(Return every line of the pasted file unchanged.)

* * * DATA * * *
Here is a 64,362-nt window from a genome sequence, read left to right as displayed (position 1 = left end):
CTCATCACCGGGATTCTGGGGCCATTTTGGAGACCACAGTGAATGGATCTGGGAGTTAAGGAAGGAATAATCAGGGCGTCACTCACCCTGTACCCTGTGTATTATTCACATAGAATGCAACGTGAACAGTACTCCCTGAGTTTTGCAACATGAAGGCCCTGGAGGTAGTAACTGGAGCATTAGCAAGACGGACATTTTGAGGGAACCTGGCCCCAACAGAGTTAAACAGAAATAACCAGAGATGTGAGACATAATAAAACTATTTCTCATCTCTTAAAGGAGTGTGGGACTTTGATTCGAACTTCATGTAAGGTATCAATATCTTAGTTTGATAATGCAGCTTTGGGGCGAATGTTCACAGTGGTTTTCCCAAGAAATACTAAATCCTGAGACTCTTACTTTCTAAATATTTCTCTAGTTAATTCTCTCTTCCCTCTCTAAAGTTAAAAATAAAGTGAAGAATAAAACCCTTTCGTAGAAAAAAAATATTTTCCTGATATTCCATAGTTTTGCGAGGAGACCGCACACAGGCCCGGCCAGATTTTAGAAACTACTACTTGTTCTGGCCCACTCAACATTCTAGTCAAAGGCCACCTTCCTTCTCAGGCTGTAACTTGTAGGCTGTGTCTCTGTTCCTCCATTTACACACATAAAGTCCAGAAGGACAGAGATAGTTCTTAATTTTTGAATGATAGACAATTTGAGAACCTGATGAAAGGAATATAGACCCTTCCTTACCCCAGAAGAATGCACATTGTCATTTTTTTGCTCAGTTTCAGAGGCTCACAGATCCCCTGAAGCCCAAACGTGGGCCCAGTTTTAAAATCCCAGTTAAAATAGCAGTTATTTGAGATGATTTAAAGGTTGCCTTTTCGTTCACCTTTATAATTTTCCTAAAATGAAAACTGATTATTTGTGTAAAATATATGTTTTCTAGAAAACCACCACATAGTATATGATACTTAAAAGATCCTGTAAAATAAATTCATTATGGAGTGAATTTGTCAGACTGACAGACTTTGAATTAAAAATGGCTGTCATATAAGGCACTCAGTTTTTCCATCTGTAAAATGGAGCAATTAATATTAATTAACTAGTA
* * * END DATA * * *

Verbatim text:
Here is a 64,362-nt window from a genome sequence, read left to right as displayed (position 1 = left end):
CTCATCACCGGGATTCTGGGGCCATTTTGGAGACCACAGTGAATGGATCTGGGAGTTAAGGAAGGAATAATCAGGGCGTCACTCACCCTGTACCCTGTGTATTATTCACATAGAATGCAACGTGAACAGTACTCCCTGAGTTTTGCAACATGAAGGCCCTGGAGGTAGTAACTGGAGCATTAGCAAGACGGACATTTTGAGGGAACCTGGCCCCAACAGAGTTAAACAGAAATAACCAGAGATGTGAGACATAATAAAACTATTTCTCATCTCTTAAAGGAGTGTGGGACTTTGATTCGAACTTCATGTAAGGTATCAATATCTTAGTTTGATAATGCAGCTTTGGGGCGAATGTTCACAGTGGTTTTCCCAAGAAATACTAAATCCTGAGACTCTTACTTTCTAAATATTTCTCTAGTTAATTCTCTCTTCCCTCTCTAAAGTTAAAAATAAAGTGAAGAATAAAACCCTTTCGTAGAAAAAAAATATTTTCCTGATATTCCATAGTTTTGCGAGGAGACCGCACACAGGCCCGGCCAGATTTTAGAAACTACTACTTGTTCTGGCCCACTCAACATTCTAGTCAAAGGCCACCTTCCTTCTCAGGCTGTAACTTGTAGGCTGTGTCTCTGTTCCTCCATTTACACACATAAAGTCCAGAAGGACAGAGATAGTTCTTAATTTTTGAATGATAGACAATTTGAGAACCTGATGAAAGGAATATAGACCCTTCCTTACCCCAGAAGAATGCACATTGTCATTTTTTTGCTCAGTTTCAGAGGCTCACAGATCCCCTGAAGCCCAAACGTGGGCCCAGTTTTAAAATCCCAGTTAAAATAGCAGTTATTTGAGATGATTTAAAGGTTGCCTTTTCGTTCACCTTTATAATTTTCCTAAAATGAAAACTGATTATTTGTGTAAAATATATGTTTTCTAGAAAACCACCACATAGTATATGATACTTAAAAGATCCTGTAAAATAAATTCATTATGGAGTGAATTTGTCAGACTGACAGACTTTGAATTAAAAATGGCTGTCATATAAGGCACTCAGTTTTTCCATCTGTAAAATGGAGCAATTAATATTAATTAACTAGTA